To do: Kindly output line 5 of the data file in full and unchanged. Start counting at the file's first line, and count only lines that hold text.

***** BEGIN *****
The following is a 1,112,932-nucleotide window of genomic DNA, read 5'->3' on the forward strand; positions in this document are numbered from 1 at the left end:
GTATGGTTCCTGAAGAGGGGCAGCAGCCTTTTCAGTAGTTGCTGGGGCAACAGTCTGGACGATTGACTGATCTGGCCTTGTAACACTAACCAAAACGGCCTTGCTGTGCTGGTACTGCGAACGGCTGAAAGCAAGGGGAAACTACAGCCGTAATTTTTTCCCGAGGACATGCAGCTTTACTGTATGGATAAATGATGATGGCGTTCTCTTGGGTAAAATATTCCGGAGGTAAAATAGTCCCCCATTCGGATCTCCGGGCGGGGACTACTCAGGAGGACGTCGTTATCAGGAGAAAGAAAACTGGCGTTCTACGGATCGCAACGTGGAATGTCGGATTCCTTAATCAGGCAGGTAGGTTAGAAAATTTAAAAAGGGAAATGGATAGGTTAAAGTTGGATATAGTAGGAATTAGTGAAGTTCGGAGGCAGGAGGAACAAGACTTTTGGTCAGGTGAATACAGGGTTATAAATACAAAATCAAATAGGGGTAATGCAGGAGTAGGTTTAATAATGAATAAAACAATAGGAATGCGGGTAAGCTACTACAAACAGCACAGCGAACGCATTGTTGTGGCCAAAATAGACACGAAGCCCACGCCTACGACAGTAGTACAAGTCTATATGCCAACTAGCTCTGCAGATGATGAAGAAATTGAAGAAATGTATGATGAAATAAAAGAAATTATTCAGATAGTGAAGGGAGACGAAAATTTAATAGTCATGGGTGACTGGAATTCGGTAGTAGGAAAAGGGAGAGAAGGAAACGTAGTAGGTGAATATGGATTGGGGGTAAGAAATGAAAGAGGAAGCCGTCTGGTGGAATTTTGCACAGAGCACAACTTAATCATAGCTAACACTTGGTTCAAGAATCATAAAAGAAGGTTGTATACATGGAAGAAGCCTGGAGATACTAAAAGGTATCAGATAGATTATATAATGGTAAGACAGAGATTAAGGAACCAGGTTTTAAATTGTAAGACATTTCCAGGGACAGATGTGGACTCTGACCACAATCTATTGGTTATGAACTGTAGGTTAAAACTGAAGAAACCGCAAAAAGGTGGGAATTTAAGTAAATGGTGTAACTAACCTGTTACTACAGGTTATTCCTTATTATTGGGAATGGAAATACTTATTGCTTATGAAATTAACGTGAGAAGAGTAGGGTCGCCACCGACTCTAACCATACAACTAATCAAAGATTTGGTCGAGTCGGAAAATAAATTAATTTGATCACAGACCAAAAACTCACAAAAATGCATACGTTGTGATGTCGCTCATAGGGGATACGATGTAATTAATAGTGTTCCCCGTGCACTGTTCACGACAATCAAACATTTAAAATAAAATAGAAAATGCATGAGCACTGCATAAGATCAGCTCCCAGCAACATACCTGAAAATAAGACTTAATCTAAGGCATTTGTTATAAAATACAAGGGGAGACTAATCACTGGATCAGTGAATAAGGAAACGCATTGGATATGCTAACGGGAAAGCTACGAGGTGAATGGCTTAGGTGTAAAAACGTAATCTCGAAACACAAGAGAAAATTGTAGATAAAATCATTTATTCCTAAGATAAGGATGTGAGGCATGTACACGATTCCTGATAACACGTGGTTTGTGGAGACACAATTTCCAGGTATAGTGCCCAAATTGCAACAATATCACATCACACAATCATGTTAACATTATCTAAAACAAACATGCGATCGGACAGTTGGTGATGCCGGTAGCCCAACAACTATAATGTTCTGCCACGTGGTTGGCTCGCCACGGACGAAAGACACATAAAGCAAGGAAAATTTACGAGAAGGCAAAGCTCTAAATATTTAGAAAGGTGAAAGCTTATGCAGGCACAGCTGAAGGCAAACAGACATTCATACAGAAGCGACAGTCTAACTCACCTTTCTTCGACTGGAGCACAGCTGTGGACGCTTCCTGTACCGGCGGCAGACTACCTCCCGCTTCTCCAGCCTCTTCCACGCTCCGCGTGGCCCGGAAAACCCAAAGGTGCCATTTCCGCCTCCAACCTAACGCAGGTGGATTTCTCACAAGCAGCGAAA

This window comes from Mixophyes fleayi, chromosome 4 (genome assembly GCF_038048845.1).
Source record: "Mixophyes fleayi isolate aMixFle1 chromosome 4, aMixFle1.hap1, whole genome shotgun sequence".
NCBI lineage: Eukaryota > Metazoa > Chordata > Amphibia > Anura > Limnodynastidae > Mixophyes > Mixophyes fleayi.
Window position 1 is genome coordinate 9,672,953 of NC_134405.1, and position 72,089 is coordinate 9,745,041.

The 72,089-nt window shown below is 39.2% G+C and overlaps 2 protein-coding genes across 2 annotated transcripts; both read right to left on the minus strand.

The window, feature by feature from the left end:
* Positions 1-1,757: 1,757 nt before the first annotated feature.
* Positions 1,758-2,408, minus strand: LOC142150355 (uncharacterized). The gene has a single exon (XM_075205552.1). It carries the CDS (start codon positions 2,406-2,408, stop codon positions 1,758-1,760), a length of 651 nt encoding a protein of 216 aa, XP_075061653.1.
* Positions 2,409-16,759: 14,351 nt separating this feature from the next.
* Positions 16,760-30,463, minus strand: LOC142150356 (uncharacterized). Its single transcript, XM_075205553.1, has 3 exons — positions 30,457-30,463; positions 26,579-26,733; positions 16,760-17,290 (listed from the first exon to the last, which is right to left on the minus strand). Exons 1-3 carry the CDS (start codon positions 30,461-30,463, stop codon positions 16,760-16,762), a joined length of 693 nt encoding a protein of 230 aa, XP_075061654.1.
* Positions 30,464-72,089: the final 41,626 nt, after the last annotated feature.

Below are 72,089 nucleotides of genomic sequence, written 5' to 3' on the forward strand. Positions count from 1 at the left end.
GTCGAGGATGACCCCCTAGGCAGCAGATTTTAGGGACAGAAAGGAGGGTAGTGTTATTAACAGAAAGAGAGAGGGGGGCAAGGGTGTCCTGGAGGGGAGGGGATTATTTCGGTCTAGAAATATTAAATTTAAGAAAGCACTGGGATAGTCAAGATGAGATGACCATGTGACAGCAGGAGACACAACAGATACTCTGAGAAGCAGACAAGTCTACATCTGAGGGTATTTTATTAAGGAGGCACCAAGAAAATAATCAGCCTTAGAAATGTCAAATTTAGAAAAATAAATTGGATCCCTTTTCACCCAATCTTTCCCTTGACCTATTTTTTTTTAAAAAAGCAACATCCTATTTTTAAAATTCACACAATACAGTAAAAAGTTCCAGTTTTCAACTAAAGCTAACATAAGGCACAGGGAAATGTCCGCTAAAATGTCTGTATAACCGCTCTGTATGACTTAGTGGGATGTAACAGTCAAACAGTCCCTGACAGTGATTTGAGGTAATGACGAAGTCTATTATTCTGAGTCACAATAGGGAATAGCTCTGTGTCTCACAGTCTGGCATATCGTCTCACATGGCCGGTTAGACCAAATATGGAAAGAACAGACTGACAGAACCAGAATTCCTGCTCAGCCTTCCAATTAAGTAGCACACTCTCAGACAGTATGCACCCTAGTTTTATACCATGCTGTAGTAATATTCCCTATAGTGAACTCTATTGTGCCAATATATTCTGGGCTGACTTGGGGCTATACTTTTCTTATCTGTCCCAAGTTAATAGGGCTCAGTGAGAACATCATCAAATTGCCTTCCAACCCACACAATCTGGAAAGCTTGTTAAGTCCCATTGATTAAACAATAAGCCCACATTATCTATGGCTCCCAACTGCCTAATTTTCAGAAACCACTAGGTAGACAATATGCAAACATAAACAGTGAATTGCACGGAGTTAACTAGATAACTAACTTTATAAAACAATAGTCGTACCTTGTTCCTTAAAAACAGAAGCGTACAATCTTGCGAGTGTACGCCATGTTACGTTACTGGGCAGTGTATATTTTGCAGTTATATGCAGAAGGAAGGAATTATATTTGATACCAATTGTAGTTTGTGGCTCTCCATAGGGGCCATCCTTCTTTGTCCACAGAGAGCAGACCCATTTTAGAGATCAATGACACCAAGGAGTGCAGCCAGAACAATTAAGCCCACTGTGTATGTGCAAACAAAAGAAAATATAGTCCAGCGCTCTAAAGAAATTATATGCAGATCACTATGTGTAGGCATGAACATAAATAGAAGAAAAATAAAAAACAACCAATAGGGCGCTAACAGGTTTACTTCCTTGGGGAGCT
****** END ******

NCBI lineage: Eukaryota > Metazoa > Chordata > Amphibia > Anura > Limnodynastidae > Mixophyes > Mixophyes fleayi.